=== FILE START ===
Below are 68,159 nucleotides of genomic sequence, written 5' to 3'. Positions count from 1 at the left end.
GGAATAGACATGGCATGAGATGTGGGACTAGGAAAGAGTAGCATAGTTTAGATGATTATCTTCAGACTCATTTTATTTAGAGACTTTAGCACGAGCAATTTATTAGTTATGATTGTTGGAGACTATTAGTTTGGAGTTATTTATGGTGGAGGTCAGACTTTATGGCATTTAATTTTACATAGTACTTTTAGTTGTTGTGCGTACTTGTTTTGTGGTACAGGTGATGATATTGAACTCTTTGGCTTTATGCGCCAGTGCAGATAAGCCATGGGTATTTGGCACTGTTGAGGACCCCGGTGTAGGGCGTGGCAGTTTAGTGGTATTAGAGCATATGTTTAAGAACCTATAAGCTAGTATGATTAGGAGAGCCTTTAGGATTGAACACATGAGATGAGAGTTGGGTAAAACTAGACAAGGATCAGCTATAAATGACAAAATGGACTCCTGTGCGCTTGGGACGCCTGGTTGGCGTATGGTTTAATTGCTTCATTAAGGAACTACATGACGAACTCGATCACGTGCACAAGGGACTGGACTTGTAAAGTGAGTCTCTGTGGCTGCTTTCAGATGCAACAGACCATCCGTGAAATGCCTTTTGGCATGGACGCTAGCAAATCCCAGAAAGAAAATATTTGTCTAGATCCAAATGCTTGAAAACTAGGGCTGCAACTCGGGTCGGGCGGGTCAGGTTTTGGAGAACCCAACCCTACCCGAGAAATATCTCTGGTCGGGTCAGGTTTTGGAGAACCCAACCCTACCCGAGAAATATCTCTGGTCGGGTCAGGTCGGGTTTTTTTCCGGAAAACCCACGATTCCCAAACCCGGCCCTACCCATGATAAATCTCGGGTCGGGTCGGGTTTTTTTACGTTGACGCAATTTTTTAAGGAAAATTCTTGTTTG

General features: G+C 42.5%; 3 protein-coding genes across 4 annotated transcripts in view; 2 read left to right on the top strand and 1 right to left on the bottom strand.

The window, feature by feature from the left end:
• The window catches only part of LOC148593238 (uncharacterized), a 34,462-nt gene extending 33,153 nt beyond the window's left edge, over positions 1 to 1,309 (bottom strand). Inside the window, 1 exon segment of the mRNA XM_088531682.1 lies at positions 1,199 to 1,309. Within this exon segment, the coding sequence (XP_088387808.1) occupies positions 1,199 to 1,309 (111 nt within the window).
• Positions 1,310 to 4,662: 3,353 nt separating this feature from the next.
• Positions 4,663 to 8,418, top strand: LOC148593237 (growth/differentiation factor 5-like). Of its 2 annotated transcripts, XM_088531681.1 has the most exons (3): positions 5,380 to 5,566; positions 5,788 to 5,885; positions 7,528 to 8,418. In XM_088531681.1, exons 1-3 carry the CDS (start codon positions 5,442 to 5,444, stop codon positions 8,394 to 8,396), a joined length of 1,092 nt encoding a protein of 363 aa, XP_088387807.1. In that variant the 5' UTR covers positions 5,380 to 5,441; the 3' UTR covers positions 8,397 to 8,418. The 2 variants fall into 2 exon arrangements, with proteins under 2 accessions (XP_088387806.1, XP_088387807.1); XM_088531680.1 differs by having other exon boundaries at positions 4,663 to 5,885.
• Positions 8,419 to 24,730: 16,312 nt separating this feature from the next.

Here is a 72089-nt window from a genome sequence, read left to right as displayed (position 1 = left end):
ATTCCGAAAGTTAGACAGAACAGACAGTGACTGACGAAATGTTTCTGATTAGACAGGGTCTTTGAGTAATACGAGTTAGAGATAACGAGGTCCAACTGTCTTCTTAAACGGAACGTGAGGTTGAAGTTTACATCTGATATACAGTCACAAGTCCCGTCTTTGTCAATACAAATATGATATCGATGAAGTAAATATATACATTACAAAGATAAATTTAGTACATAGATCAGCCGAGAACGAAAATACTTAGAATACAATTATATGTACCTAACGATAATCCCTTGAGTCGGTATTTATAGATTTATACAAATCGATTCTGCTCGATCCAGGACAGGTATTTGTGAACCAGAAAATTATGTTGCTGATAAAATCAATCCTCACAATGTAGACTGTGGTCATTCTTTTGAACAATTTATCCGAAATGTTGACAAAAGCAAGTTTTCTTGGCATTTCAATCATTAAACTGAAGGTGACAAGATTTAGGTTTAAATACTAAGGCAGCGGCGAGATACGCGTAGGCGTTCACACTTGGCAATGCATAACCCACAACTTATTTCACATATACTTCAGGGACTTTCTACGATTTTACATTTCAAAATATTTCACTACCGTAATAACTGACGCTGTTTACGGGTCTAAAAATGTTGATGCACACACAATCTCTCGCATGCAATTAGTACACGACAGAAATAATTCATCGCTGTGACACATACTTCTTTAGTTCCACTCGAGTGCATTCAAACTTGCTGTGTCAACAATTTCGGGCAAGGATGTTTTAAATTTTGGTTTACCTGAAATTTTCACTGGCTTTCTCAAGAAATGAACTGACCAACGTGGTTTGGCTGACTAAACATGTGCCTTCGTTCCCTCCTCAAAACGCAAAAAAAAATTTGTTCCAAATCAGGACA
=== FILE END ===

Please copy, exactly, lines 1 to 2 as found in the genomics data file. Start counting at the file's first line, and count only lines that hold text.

Below are 68,159 nucleotides of genomic sequence, written 5' to 3'. Positions count from 1 at the left end.
GGAATAGACATGGCATGAGATGTGGGACTAGGAAAGAGTAGCATAGTTTAGATGATTATCTTCAGACTCATTTTATTTAGAGACTTTAGCACGAGCAATTTATTAGTTATGATTGTTGGAGACTATTAGTTTGGAGTTATTTATGGTGGAGGTCAGACTTTATGGCATTTAATTTTACATAGTACTTTTAGTTGTTGTGCGTACTTGTTTTGTGGTACAGGTGATGATATTGAACTCTTTGGCTTTATGCGCCAGTGCAGATAAGCCATGGGTATTTGGCACTGTTGAGGACCCCGGTGTAGGGCGTGGCAGTTTAGTGGTATTAGAGCATATGTTTAAGAACCTATAAGCTAGTATGATTAGGAGAGCCTTTAGGATTGAACACATGAGATGAGAGTTGGGTAAAACTAGACAAGGATCAGCTATAAATGACAAAATGGACTCCTGTGCGCTTGGGACGCCTGGTTGGCGTATGGTTTAATTGCTTCATTAAGGAACTACATGACGAACTCGATCACGTGCACAAGGGACTGGACTTGTAAAGTGAGTCTCTGTGGCTGCTTTCAGATGCAACAGACCATCCGTGAAATGCCTTTTGGCATGGACGCTAGCAAATCCCAGAAAGAAAATATTTGTCTAGATCCAAATGCTTGAAAACTAGGGCTGCAACTCGGGTCGGGCGGGTCAGGTTTTGGAGAACCCAACCCTACCCGAGAAATATCTCTGGTCGGGTCAGGTTTTGGAGAACCCAACCCTACCCGAGAAATATCTCTGGTCGGGTCAGGTCGGGTTTTTTTCCGGAAAACCCACGATTCCCAAACCCGGCCCTACCCATGATAAATCTCGGGTCGGGTCGGGTTTTTTTACGTTGACGCAATTTTTTAAGGAAAATTCTTGTTTG